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Guys you’ll always meet in pick-up games: Part 2

April 10, 2015

IPart 1, we talked about the fellows who look like they have no business being on the court but are absolute killers in a pick-up game.

This time, we’ll discuss guys who are not only gifted with distinct talents but are also armed with playing styles that would make Dr. James Naismith roll in his grave.

Each of them can be a game-changer—positively or negatively—so you better check out this scouting report to know what to do if you encounter them.

Artwork by Finney Mann



Five-foot-six or six-foot-five, chicken legs or Jolas legs, semipro baller or kapustahan ng Pop Cola, it doesn’t matter. If someone’s blessed with mad hops, then he’s a force to be reckoned with. Being in the way of his aerial assaults almost always ends with you getting humiliated. Not to mention being on the receiving end of lovely phrases like “Bastos!” and “Sumabay ka pa!” To convince everyone that you’re OK though, you’ve got to put your best patay-malisya face on aka The Kawhi Face aka MuKhawhi.

A high leaper is usually only good at one thing: leaping high. But when he does, you’re almost helpless. Just when you thought you’ve got him perfectly boxed out for a rebound, he’ll grab the ball right off your frail fingertips. When he’s on the break and you’re the only defender, just grab the popcorn and watch him fly over you. High leapers do things that will make you an existentialist: Why is life unfair?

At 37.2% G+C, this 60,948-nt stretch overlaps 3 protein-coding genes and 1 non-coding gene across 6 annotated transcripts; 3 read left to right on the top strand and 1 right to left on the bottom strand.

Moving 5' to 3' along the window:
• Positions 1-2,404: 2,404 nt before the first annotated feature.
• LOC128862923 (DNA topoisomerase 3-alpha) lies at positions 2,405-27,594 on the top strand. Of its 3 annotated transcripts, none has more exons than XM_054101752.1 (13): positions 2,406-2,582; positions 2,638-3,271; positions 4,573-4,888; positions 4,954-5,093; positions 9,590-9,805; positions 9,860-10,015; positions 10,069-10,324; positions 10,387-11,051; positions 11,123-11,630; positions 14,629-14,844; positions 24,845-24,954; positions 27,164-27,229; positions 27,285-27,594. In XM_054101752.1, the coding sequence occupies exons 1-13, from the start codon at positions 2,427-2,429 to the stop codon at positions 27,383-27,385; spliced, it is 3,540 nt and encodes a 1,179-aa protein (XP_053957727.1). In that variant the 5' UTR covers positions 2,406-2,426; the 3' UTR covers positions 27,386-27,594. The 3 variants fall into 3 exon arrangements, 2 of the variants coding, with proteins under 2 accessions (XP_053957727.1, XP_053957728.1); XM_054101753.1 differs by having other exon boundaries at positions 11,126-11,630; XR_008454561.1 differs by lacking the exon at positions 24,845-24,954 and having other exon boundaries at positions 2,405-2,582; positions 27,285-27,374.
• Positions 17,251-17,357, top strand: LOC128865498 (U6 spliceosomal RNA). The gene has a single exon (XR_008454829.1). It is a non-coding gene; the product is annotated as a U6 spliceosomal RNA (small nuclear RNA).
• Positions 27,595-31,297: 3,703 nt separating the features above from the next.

So how do you handle such a tough cover? Just force them to take outside shots. High leapers rely solely on their athleticism to penetrate and score. Hence, their J isn’t that great.

The High Leaper Starting 5ive: Zach LaVine, Blake Griffin, Justin Melton, Japeth Aguilar, Bong Alvarez


There’s no need to rush towards this guy even if he’s as open as the Grand Canyon. His shooting percentage is between 25% and Bakit mo tinira? The good thing about him is that he’s self-aware. There’s no way he’ll take a chance hoisting up what he feels would be a surefire brick. If the ball ever gets into this guy’s hands, he’ll try to pass the ball quicker than Kim Kardashian’s marriage with Kris Humphries.

Despite having zero confidence in his shot, this dude is still serviceable. He’s a willing passer, which is good for ball movement (especially if you’re a ball-hog), and he usually does the dirty work to compensate for his brickmanship. Just like what Kris Aquino is to national TV, The Dude Who Won’t Shoot can be a real nuisance if you’re up against him as he’ll be all up in yo face on defense and hustle plays.

The Dude Who Won’t Shoot Starting 5ive: Rajon Rondo, Tony Allen, DeAndre Jordan, Paul Artadi, Chris Ross


Named after a trumpo that won’t spin right, you’ll see this player all over the court moving like he had too much caffeine intake. Just imagine Taz from Looney Tunes.

Playing with this fellow has its pros and cons. The pro? He’s resilient. When you’re handling the ball or clutching a rebound, better be extra careful with a kangkarot lurking around. If you get too lax, he’s going to snatch the ball from you as quick as the pickpockets in Divisoria. He’ll be there to get a hand on the ball every chance he gets and more often than not, he’ll succeed. He’ll do a one-man full-court press. He’ll hustle the hell out every game. Parang pinusta niya ‘yung nanay niya.

The con? He has a tendency to freak out when he has the ball, especially when he hasn’t touched it for a while. He just loses his shit. As his ability to use standard logic shuts down, he’ll dribble in circles, moving as fast as he can, without apparent purpose other than to throw an awful looking shot. Having a kangkarot on your side gives you great energy, but your scalp will also suffer from lots of head-scratching.